Donnacha Ryan was not surprised to see three-time winners Saracens suffocate the will out of Leinster in Saturday’s Champions Cup quarter-final to become the first visiting side to win a knockout game in Dublin since Munster in 2006.
“I wasn’t at all surprised,” Ryan — a European Cup winner with Munster in 2008 and a losing finalist with Racing 92 in 2018 — said ahead of the Top 14 side’s semi-final against the defending champions in Paris this afternoon.
“We’ve played against Saracens twice already this season. They’re a very organised, well coached team. They’ve a fantastic culture. They really made Leinster look uncomfortable and were full value for their win. The stadium wasn’t full, but they looked like they were creating their own atmosphere on the pitch and they were able to impose their gameplan on Leinster.”
The 47-cap Ireland lock was on the bench for Racing’s own quarter-final victory at Clermont last weekend, but moves into the starting line-up this week in place of Bernard Le Roux, where he is the senior partner in an experienced second row with former All Black Dominic Bird.
French international Teddy Thomas is the only other change to the starting fifteen from last weekend, coming in for the injured Louis Dupichot, as head coach Laurent Travers sticks to the tried and trusted.
Despite enjoying home advantage against Saracens, Ryan predicted another tough examination from the three-time winners at La Defense Arena.
“If you look back at the quarter-final last weekend, their workrate around the rucks was incredible. They made sure Leinster had to commit more bodies to the breakdown and slowed the ball, and didn’t allow them to get any width on it.
“They’ve been champions several times already so they’re well able to manage the expectations of the club, and obviously they have a lot of ambition as well. I don’t think this occasion will be any different for them. They’ll approach it the same way they approach any other game.”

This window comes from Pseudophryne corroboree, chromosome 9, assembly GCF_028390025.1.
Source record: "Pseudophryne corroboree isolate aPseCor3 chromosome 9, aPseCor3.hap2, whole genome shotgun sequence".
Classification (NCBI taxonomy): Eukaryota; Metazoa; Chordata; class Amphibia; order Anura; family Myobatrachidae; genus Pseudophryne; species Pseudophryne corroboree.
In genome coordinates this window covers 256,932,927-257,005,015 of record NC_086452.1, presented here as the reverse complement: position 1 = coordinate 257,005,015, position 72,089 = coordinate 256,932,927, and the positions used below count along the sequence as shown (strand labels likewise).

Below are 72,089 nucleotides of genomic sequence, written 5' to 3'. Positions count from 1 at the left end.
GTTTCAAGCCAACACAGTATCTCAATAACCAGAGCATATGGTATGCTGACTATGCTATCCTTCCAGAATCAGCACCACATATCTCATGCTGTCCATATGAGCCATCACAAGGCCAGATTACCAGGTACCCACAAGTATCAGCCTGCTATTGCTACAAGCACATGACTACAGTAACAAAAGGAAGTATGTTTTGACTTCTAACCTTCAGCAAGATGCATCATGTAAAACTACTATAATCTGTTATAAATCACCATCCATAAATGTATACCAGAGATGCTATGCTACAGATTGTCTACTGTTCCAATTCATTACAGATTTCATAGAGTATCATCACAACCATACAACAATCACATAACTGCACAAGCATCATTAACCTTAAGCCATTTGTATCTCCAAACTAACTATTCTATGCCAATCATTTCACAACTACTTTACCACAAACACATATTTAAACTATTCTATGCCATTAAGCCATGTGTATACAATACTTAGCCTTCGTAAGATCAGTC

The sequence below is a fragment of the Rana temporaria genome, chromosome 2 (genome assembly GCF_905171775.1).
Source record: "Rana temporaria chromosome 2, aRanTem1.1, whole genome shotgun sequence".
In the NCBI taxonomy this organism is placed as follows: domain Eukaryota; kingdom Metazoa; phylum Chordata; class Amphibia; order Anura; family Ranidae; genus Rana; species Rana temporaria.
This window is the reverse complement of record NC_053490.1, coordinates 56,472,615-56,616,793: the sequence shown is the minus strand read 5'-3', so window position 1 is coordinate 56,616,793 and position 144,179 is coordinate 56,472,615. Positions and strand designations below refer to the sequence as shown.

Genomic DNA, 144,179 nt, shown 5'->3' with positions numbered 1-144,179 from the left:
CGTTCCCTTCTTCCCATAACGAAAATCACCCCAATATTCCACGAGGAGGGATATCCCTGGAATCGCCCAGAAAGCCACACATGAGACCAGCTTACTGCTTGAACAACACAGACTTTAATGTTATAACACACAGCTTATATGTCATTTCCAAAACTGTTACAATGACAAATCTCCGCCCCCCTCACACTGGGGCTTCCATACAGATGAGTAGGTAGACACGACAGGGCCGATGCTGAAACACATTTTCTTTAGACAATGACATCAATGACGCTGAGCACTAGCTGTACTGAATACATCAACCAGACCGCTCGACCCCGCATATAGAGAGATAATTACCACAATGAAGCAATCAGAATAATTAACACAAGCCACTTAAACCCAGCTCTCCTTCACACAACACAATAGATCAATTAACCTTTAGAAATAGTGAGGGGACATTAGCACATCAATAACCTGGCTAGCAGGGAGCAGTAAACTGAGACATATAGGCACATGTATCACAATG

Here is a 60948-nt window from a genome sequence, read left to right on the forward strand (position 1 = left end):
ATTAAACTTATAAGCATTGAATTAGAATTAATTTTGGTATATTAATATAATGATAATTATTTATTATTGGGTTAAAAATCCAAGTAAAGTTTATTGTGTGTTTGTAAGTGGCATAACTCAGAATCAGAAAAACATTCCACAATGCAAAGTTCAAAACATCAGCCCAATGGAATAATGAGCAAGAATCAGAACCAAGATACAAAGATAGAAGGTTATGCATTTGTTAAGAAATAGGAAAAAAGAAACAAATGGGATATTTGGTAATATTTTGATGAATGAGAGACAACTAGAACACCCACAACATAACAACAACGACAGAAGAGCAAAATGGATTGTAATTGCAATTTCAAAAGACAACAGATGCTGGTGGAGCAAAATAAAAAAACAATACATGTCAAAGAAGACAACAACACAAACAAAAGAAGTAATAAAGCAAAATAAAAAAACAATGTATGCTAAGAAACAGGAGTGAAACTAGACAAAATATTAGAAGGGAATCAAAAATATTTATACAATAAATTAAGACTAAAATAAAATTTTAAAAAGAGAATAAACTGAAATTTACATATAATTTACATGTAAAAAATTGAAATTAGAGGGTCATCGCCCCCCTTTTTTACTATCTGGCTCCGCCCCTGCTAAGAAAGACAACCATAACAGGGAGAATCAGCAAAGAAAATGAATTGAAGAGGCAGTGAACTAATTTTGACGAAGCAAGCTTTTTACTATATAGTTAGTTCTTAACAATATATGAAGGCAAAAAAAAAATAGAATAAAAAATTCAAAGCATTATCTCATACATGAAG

This isn’t any other game, however, for Racing. A 2016 Top 14 win is the only title the French side has to show for billionaire owner Jacky Lorenzetti’s 14 years of investment in the club that started when they were languishing in the ProD2.
They were overawed and overwhelmed by their opponents this weekend in the Champions Cup final in Lyon the same year, but were much closer and justifiably disappointed to lose a tight encounter with Leinster in Bilbao in 2018.
There’s a palpable sense that the players realise some silverware is long overdue - that earning the right to embroider a first European star on their jersey would mean everything. Flanker Wenceslas Lauret, who can list three European final defeats on his CV, told Midi Olympique on Monday that he’s ‘tired of dreaming’.
“This cup, I covet it, I’ve got close — but I never lifted it. I hope this season is finally the right one,” he said.
Old soldier Ryan has been there, done that, worn the winners’ medal. But he understands the desperate ambition of his team-mates.
“When I first came to the club, it was one of the first things I saw. At the gym were two massive posters - the Top 14 trophy and the Champions Cup trophy.
“The ambition of the club is very high and we’re reminded of that every day. The guys know what’s expected of us and the younger guys are beginning to understand and have that ambition to win every game they play and have that mentality.
“That’s probably what’s most exciting for me. We put a massive amount of pressure on ourselves to perform. We put a lot of emphasis on the training we do. Building squad depth is a huge thing — and something we learned from the last final.”
But Ryan knows building a legacy is a long task that demands getting the small things right first - that overnight success takes years to achieve. Racing may be in the mix for three titles between now and next June, but he refuses to look beyond today’s match. One thing he is happy to predict is a high-pace game at Racing’s ‘nightclub’ indoor stadium.
“I really like playing there,” he said.
“It is very fast. It’s a totally different experience. “The synthetic pitch allows you to see Teddy Thomas, Juan Imhoff, and Simon Zebo running at full tilt in proper sprinting conditions. Running on the synthetic like that allows them to do it. Obviously I’m usually miles behind at that stage!”
RACING 92 Zebo; Thomas, Vakatawa, Klemenczak, Imhoff; Russell, Iribaren (cap); Sanconnie, Claassen, Lauret; Ryan, Bird; Colombe-Reazel, Chat, Ben Arous.
Replacements: Baubigny, Kolingar, Oz, Palu, Chouzenoux, Machenaud, Gibert, Trinh-Duc.
SARACENS: Daly; Lewington, Taylor, Barritt (cap), Maitland; Goode, Wigglesworth; Wray, B Vunipola, Rhodes; Swinson, Itoje; Koch, George, Mako Vunipola.
Replacements: Woolstencroft, Barrington, Clarey, Hunter-Hill, Clark, Davies, Manu Vunipola, Morris